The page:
11.04 - Paradox: 0 = ln 1 = ln (1)/(1) = ln (1) ln (1) =...

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Paradox: 0 = ln 1 = ln ((–1)/(–1)) = ln (–1) – ln (–1) = undefined! What’s going on? … ..?. . The rule ln a / b = ln a – ln b only says that if ln a and ln b are defined (that is, if a and b are positive), then ln a / b = ln a – ln b . It says nothing if ln a is undefined and/or ln b is undefined. Prologue to section 3.7: Limits of ratios How can we determine the limiting behavior of f ( x )/ g ( x ) in terms of the limiting behavior of f ( x ) and the limiting behavior of g ( x )? For simplicity, let’s assume f ( x ) and g ( x ) are positive for all x . Also, we’ll look at the limiting behavior as x →∞ (though the story for limits of the form x a , with a finite, is much the same). We’ll distinguish between three kinds of functions: those that (like 1/ x or 1/ x 2 ) go to 0+ as x ; those that go to some positive number a as x , and those that (like sqrt( x ) or ln x ) go to + as x . (There are function that exhibit none of these behaviors, like sin x , but we’ll ignore them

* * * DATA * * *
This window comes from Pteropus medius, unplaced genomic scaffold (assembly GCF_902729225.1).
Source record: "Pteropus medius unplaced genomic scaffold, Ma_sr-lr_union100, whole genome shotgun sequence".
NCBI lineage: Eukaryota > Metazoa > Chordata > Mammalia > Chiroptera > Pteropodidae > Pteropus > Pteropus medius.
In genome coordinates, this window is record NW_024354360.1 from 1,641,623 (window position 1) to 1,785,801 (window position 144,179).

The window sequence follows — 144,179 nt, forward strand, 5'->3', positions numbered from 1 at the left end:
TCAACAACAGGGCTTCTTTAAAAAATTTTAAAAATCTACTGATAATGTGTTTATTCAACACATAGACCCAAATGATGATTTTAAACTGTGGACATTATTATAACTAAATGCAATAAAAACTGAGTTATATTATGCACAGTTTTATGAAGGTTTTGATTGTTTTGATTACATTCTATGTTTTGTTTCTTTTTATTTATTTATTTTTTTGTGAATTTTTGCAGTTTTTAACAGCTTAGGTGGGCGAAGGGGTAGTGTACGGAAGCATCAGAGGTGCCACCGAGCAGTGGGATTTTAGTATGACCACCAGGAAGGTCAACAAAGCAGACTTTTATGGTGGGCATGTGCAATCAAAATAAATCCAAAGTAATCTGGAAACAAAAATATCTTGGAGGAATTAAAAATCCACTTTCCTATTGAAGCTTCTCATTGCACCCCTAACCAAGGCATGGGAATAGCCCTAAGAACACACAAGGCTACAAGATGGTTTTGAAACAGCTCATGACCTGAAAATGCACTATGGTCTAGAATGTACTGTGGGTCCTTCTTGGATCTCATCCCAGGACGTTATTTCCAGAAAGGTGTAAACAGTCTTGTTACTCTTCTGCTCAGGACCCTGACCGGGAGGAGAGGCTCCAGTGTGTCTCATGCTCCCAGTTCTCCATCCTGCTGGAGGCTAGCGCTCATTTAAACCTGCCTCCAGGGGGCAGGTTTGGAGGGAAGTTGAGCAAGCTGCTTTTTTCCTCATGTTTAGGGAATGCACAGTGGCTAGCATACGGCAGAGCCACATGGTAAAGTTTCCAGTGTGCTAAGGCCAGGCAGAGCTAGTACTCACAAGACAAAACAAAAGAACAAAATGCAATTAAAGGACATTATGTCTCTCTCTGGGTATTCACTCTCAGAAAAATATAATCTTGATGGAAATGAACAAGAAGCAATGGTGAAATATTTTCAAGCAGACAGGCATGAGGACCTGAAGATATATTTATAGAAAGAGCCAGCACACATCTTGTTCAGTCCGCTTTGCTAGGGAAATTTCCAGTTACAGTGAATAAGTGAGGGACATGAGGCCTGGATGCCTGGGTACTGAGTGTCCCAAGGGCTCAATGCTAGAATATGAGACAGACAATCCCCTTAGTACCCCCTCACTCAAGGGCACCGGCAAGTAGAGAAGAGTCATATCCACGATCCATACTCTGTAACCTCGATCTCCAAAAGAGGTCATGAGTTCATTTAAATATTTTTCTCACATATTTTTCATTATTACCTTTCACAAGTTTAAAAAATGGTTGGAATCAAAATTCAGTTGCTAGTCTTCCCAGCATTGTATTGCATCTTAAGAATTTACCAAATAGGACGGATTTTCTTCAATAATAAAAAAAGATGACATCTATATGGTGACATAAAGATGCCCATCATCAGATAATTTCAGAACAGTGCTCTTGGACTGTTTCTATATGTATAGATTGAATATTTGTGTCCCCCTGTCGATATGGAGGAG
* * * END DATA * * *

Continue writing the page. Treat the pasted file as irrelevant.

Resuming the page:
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for now.) Here’s a chart showing what lim x →∞ f ( x )/ g ( x ) could be, given lim x →∞ f ( x ) and lim x →∞ g ( x ); the rows specify values of the former limit, and the columns specify values of the latter limit. 0+ b >0 + 0+ ind. 0 0 a >0 + a / b 0 + + + ind. The cases of “0+/0+” and “+ /+ ” are indeterminate , in the sense that “more information is required”; we need a new technique to handle them.
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This note was uploaded on 02/13/2012 for the course MATH 141 taught by Professor Staff during the Fall '11 term at UMass Lowell.

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11.04 - Paradox: 0 = ln 1 = ln (1)/(1) = ln (1) ln (1) =...

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